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1 June 2014 Commercial zooarchaeology of the ‘modern' era: a survey of attitudes and practices
Lee G. Broderick
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Abstract

The study of animal bones dating to the ‘modern' period (AD 1750–1950) has been perceived as neglected and undervalued by some zooarchaeologists working in Britain and Ireland, while North America is frequently held up as a beacon of good practice. Here, survey data are presented which compare practices and opinions between these two regions and the rest of the world. It is suggested that the principal difference may be one of perception and it is shown that research into the ‘modern' era is undertaken by commercial zooarchaeologists in every region; however, outside of the white settler states (USA, Argentina, Australia, Canada, Chile, New Zealand, South Africa and Uruguay) it is very rarely published. A conclusion is reached that the gap may be bridged by raising awareness of how zooarchaeology can contribute to our understanding of the period.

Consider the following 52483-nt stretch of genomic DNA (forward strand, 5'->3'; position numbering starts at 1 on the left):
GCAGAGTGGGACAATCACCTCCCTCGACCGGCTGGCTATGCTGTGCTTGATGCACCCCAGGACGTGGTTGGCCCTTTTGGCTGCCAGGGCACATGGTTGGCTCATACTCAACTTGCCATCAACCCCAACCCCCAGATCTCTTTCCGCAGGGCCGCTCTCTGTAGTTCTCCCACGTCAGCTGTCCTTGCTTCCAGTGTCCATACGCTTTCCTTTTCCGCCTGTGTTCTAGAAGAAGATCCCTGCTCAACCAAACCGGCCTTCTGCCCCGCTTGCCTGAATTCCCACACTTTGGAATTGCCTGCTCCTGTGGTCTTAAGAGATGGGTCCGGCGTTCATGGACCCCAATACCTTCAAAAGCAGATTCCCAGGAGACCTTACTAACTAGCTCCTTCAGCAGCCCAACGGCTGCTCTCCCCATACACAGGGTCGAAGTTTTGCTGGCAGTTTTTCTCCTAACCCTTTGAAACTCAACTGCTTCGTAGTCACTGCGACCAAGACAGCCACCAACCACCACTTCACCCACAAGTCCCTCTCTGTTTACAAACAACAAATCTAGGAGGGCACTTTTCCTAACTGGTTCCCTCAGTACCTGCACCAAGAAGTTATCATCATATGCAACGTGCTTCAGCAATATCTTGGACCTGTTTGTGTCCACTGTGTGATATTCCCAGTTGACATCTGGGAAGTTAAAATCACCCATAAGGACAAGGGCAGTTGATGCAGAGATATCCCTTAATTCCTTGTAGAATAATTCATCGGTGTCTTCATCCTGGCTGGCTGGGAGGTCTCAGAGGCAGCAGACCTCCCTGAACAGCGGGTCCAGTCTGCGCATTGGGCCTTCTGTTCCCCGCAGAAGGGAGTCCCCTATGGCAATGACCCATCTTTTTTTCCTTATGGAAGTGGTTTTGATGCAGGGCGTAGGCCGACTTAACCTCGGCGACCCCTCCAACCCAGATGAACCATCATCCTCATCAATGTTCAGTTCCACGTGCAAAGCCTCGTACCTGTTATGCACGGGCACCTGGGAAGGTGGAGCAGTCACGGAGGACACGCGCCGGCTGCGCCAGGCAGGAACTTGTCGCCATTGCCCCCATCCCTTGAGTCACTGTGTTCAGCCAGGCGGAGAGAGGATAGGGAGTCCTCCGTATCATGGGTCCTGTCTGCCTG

Lee G. Broderick "Commercial zooarchaeology of the ‘modern' era: a survey of attitudes and practices," Anthropozoologica 49(1), 19-32, (1 June 2014). https://doi.org/10.5252/az2014n1a02
Published: 1 June 2014
JOURNAL ARTICLE
14 PAGES


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KEYWORDS
‘modern’ era
Archéologie commerciale
archéozoologie commerciale
attitudes face à l'archéozoologie
attitudes to zooarchaeology
Commercial archaeology
commercial zooarchaeology
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